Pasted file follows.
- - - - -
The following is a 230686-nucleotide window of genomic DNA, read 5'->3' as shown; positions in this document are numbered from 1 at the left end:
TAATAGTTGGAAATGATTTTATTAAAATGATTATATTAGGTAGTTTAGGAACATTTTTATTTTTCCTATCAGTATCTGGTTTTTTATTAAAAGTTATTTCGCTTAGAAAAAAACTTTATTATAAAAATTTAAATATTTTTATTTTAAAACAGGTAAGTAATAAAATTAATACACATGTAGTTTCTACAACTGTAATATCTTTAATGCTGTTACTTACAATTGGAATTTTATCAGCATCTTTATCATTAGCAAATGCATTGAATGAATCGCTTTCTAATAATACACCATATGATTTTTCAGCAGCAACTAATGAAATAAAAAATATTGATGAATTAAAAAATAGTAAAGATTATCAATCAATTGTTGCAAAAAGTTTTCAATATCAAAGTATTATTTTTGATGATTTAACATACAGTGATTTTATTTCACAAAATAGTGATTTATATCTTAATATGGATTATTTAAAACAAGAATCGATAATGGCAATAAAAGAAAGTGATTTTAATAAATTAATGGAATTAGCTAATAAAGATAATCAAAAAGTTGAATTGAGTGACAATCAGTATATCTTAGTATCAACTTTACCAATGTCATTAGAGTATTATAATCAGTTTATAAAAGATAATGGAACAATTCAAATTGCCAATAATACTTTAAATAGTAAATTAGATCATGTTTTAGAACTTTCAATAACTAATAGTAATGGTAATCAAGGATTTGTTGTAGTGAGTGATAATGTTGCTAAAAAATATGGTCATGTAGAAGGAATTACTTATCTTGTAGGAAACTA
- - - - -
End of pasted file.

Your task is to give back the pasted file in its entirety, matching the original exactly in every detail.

The following is a 230686-nucleotide window of genomic DNA, read 5'->3' as shown; positions in this document are numbered from 1 at the left end:
TAATAGTTGGAAATGATTTTATTAAAATGATTATATTAGGTAGTTTAGGAACATTTTTATTTTTCCTATCAGTATCTGGTTTTTTATTAAAAGTTATTTCGCTTAGAAAAAAACTTTATTATAAAAATTTAAATATTTTTATTTTAAAACAGGTAAGTAATAAAATTAATACACATGTAGTTTCTACAACTGTAATATCTTTAATGCTGTTACTTACAATTGGAATTTTATCAGCATCTTTATCATTAGCAAATGCATTGAATGAATCGCTTTCTAATAATACACCATATGATTTTTCAGCAGCAACTAATGAAATAAAAAATATTGATGAATTAAAAAATAGTAAAGATTATCAATCAATTGTTGCAAAAAGTTTTCAATATCAAAGTATTATTTTTGATGATTTAACATACAGTGATTTTATTTCACAAAATAGTGATTTATATCTTAATATGGATTATTTAAAACAAGAATCGATAATGGCAATAAAAGAAAGTGATTTTAATAAATTAATGGAATTAGCTAATAAAGATAATCAAAAAGTTGAATTGAGTGACAATCAGTATATCTTAGTATCAACTTTACCAATGTCATTAGAGTATTATAATCAGTTTATAAAAGATAATGGAACAATTCAAATTGCCAATAATACTTTAAATAGTAAATTAGATCATGTTTTAGAACTTTCAATAACTAATAGTAATGGTAATCAAGGATTTGTTGTAGTGAGTGATAATGTTGCTAAAAAATATGGTCATGTAGAAGGAATTACTTATCTTGTAGGAAACTA